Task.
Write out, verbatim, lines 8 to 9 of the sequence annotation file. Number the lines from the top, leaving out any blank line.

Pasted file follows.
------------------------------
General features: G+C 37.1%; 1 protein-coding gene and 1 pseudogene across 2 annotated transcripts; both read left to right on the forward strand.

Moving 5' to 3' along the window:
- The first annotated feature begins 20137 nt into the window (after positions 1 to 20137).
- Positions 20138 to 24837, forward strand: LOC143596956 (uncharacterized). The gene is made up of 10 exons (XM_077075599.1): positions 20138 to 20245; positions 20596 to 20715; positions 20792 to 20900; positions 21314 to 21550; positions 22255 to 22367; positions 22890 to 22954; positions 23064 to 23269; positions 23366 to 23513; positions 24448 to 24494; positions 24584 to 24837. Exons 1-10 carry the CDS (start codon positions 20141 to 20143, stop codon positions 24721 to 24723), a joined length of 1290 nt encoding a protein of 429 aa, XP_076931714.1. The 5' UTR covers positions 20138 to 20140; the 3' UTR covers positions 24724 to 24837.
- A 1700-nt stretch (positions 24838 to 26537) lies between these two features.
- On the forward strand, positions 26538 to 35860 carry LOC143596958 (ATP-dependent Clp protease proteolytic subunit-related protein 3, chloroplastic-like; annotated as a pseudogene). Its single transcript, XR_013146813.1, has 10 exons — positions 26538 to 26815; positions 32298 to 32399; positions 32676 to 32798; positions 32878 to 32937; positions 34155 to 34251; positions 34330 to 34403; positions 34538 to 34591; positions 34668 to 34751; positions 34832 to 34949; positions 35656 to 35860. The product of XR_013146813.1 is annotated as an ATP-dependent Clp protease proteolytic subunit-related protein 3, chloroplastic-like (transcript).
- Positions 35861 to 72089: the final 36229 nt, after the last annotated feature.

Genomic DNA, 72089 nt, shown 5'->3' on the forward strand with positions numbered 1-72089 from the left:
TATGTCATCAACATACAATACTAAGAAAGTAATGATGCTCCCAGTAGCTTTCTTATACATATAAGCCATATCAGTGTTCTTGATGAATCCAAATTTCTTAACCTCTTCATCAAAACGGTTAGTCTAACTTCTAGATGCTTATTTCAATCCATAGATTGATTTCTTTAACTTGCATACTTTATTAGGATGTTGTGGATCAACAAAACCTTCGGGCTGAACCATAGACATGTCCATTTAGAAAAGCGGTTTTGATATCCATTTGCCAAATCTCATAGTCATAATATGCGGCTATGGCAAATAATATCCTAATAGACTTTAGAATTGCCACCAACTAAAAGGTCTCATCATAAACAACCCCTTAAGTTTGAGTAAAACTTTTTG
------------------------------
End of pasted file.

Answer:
Genomic DNA, 72089 nt, shown 5'->3' on the forward strand with positions numbered 1-72089 from the left:
TATGTCATCAACATACAATACTAAGAAAGTAATGATGCTCCCAGTAGCTTTCTTATACATATAAGCCATATCAGTGTTCTTGATGAATCCAAATTTCTTAACCTCTTCATCAAAACGGTTAGTCTAACTTCTAGATGCTTATTTCAATCCATAGATTGATTTCTTTAACTTGCATACTTTATTAGGATGTTGTGGATCAACAAAACCTTCGGGCTGAACCATAGACATGTCCATTTAGAAAAGCGGTTTTGATATCCATTTGCCAAATCTCATAGTCATAATATGCGGCTATGGCAAATAATATCCTAATAGACTTTAGAATTGCCACCAACTAAAAGGTCTCATCATAAACAACCCCTTAAGTTTGAGTAAAACTTTTTG